Special Report

Saints in Armor

Reflections occasioned this past Memorial Day weekend.

By 5.29.08

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Here I am in my swimming pool in Beverly Hills, lazily swimming laps back and forth at midnight. I can see the stars above my palm trees and cedars. The dogs are loping around the back yard sniffing for squirrels. My wife is upstairs drinking the Cuervo Gold or whatever it is.

I am thinking about a conversation I had a couple of hours ago with my pal Phil DeMuth. He said that basically, what we had to realize was that our freedom, our prosperity, our opportunity, our rule of law, came from 19 year olds carrying around M-16's. He was quoting from a fine book called Grunts.

This idea is burning like wildfire in my brain. Here we all are, living like kings, living like maharajahs, and what's keeping us alive? Kids from small towns in Pennsylvania and Iowa and Wyoming and the Central Valley of California. And their parents and their wives and their kids, many of them now widows and orphans. I saw about a thousand of those wives and kids over Memorial Day weekend in Crystal City, Virginia, at the Tragedy Assistance Program for Survivors (TAPS) event. If I had to pick the finest people I have ever met in my life, it would be the wives -- widows -- and kids -- orphans -- and Moms and Dads and husbands of those superstars. You cannot imagine the looks of pride and pain on their faces. Blessed of God, is all I can say.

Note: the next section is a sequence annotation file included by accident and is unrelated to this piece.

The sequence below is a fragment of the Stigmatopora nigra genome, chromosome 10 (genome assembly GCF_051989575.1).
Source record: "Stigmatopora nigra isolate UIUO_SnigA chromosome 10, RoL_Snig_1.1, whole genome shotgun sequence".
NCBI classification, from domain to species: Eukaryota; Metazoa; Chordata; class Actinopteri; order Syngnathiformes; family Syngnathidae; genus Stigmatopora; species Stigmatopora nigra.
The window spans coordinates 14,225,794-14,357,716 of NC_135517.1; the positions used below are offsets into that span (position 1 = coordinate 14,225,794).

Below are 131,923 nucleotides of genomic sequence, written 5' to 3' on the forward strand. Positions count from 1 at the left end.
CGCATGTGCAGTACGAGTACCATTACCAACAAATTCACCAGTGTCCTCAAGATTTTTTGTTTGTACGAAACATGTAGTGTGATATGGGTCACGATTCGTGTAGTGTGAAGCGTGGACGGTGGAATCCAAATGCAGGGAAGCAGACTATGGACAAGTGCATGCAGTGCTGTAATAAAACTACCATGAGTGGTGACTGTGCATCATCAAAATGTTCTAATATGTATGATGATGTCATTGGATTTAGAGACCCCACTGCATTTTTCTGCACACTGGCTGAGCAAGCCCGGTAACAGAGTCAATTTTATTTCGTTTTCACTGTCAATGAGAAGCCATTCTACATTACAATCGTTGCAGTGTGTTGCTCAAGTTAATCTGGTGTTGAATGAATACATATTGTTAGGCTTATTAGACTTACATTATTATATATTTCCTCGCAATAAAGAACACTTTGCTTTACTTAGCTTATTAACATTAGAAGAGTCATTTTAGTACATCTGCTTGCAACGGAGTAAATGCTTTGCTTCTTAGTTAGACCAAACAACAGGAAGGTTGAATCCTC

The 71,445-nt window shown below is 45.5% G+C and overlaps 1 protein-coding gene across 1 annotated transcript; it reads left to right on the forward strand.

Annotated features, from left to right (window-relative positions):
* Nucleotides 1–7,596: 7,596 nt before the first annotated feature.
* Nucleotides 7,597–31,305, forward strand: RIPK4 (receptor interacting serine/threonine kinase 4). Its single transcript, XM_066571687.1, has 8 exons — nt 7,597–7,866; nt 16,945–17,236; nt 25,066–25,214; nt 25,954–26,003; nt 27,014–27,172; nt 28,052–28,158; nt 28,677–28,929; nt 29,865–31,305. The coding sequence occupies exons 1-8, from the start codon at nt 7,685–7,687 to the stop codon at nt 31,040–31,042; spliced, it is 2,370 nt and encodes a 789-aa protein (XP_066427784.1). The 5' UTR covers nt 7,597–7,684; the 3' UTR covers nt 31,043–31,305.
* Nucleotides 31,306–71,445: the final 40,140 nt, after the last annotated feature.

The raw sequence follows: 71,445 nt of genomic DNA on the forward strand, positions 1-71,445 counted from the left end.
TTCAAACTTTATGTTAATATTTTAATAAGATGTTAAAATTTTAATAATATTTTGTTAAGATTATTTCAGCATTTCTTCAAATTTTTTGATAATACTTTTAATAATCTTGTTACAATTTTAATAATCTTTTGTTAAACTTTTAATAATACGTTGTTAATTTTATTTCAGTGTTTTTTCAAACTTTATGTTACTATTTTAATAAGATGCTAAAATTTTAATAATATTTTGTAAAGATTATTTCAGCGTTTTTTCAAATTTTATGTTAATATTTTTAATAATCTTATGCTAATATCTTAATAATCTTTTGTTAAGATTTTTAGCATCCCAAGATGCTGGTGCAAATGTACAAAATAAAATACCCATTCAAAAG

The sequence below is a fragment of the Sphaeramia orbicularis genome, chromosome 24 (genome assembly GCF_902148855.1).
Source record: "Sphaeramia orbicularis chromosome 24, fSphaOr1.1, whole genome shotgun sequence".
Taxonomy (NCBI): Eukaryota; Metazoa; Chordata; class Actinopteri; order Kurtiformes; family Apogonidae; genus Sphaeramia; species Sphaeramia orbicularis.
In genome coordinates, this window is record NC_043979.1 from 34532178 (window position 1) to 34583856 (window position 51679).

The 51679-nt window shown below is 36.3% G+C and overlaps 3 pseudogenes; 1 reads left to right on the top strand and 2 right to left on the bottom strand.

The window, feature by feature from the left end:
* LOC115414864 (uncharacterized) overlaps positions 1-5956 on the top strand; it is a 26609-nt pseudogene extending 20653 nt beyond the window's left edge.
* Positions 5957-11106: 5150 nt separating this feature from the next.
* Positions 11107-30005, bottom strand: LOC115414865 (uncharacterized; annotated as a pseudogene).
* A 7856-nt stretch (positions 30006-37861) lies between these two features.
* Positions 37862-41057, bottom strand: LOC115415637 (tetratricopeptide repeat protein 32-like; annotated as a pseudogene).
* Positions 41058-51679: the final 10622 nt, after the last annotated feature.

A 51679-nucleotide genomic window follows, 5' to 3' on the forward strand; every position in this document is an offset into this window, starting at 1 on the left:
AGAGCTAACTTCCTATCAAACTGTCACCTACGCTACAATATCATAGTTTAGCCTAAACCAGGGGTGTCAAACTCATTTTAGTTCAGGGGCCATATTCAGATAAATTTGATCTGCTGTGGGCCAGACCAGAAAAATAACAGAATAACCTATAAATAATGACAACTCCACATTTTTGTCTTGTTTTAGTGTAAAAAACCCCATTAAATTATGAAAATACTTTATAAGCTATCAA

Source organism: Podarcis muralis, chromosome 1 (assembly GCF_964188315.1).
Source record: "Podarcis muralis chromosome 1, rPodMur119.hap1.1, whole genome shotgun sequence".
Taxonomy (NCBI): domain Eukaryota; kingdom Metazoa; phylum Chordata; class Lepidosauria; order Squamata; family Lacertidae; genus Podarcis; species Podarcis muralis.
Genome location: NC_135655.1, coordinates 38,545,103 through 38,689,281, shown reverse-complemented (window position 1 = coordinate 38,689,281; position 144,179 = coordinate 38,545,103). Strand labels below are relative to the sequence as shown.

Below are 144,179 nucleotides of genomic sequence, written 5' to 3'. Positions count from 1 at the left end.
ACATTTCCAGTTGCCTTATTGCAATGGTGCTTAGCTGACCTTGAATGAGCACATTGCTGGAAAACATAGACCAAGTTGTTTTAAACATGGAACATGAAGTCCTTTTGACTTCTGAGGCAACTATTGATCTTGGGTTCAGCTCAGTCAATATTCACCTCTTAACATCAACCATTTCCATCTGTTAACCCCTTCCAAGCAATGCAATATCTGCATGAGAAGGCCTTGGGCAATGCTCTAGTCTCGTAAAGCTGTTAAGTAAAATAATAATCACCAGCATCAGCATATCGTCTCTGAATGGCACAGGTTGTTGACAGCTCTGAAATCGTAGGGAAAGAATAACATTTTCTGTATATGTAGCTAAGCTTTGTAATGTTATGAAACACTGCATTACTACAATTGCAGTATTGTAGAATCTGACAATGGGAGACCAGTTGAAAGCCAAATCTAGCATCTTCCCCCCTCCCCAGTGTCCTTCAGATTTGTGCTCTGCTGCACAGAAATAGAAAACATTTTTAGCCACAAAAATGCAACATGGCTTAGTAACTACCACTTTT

No, wait. I have to include the men and women in Walter Reed and Bethesda Naval Medical Hospital and Landstuhl and every other military hospital. Wounded in body, but as brave as they make a human being. Stars in the firmament of history.

When I am alone in my pool, I think of them, alone in their beds of pain. And not only them: How about the policemen and state troopers and highway patrol and sheriffs and prison guards? How about everyone who stands between the weak, pitiful good people and the strong, vicious thugs who want to kill us, rape our wives, take what we have? How about all of them getting some credit once in a while? How about thanking the police once in a blue moon instead of damning them?

There is simply not enough time and blood in this world to thank these people and their families adequately. It is not the President who keeps us free, not the Congress, not the press, not the courts. It is the men and women who offer up their lives for us.

God bless them and their hero families for all eternity. Just for today, I am not going to think about my own pitiful, selfish self for a few hours. Instead, I will get to the safest place I know of -- my knees in prayer -- to thank God for these saints in armor.

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About the Author

Ben Stein is a writer, actor, economist, and lawyer living in Beverly Hills and Malibu. He writes "Ben Stein's Diary" for every issue of The American Spectator.